Categories
Top Tier (4 to 5 stars)

A Million Things, by Emily Spurr

This sad, heroic ten-year-old girl will win your heart. Rae is left to fend for herself when her unstable mother “leaves” her….

A Million Things by Emily Spurr (Link to Goodreads Review)

My rating: 4 of 5 stars

A heartbreaking, but beautiful read.




Rae’s Mom is gone -no spoilers here – and ten year old Rae is left to fend for herself. But Rae has had to fend for herself from an early age. In slow, painstaking revelations, we discover that Rae’s Mom was emotionally volatile. Rae loved her Mom fiercely, but she was not blind to her “difficult side.” You begin to suspect that there was some underlying medical issue: bi-polar or the old-time label of manic depression. Her mother always tried to make reparations after one of her fierce or frightening outbursts, but the damage was done. Rae learned to guard herself, to be watchful, to trust no one, to keep secrets. So, when her mother “leaves,” she tells no one.

Rae tries to keep to herself, but, despite her best efforts, all kinds of people are intent on insinuating themselves into her life: Oscar, the new kid at school; his mother Lucy, who keeps asking about Rae’s mother, and Lettie, Rae’s next door neighbour (who is a chronic hoarder.)



My mind was completely boggled by the notion that a ten year old would be able to carry on as usual, but Rae is an exceptional girl. She grew up way too fast, coping with her mother’s mercurial emotional mood swings. My heart breaks for children who have lost their childhood to this type of psychological hardship. Many of us have scars of this nature: no one really knows what goes on behind closed doors. Rae was so foolhardy, but brave! I was so afraid for Rae after her encounter with that creep in the park late one night.



I loved Lettie, Rae’s curmudgeonly guardian angel, of sorts. Loved how she soothed all of life’s ups and downs with copious amounts of tea and biscuits. Lettie’s side story had me decluttering my own closets. (Mind you, I had an emergency bathroom renovation sprung on me and it was time to toss all those bottles of shampoo, body wash and perfume that were gifted to me and that my allergies couldn’t tolerate. Lovely to receive these items as gifts, but … time to go! I felt much like Lettie did: getting rid of the items that I associated good memories with was sometimes sad.)

Oscar’s mother Lucy is portrayed as in interfering busy body – almost demonic. Rae feels hunted and threatened. She just wants to be left alone.



There are many wise and ponderous comments and observations made in this story. Rae is only ten years old, so hearing Rae tell Lettie that she felt empty, and that was why Lettie hoarded so many things was a bit hard to swallow, but by this point I had come to respect Rae’s intelligence and never say die fighting spirit. I suspect that Rae understood the feeling of emptiness, especially after her mother died. Rae speaks so little so that everything she does say is like a “revelation” bomb exploding.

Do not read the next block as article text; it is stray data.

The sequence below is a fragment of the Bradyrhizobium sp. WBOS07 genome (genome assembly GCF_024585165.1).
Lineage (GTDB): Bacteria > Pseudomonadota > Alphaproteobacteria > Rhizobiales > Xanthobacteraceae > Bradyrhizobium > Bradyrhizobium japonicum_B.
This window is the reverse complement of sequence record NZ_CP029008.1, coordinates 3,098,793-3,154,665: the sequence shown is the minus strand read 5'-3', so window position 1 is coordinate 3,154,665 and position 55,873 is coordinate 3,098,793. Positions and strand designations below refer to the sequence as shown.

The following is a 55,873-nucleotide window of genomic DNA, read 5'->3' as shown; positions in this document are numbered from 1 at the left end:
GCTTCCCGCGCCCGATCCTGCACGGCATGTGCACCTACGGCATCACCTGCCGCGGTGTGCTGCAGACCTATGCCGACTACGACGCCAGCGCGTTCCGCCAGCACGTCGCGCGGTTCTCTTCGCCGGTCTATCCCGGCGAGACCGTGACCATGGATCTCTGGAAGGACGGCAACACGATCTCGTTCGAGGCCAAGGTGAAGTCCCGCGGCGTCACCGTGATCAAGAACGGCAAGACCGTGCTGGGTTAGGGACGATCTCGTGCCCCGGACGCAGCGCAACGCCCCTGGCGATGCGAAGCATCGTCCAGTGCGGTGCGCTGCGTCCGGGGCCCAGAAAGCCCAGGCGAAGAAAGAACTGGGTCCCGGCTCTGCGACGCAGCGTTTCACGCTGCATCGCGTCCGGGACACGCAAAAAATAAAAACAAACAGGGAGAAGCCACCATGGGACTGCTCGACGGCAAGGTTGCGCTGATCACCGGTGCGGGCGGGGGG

All the masks come off in this slow-moving drama when the truth is finally exposed. The last few chapters were so heartbreaking. Tears came to my eyes many times. Poor Splinter – what a loyal, loving dog!!! Sniffle, sniffle. Good boy!



I wanted to rate this one a full 5 stars, but the story was often a tad slow and took a while to build up. We certainly got a sense of time suspended, of Rae’s own emotional inertia, but, as I said, it made for slow reading at times. Also, the precocious ten year old… hmmm, there was practically no child left in her. I’ve met my share of precocious child geniuses (I think most of my grand-nieces and nephews are geniuses and just too adorable!! But despite their ability to rattle off car engine sizes and makes and models, etc, they still had a childish element to their characters. That was what was missing from Rae for me – none of the worldly ignorance that most children don’t shed until their early teens – when they suddenly think they know it all and can fix all the problems of the world that we grownups keep creating!)

I still highly recommend this excellent, heart-stirring novel. I’m rating this a 4.4 out of 5 glowing stars. That ending was exactly right.



View all my reviews

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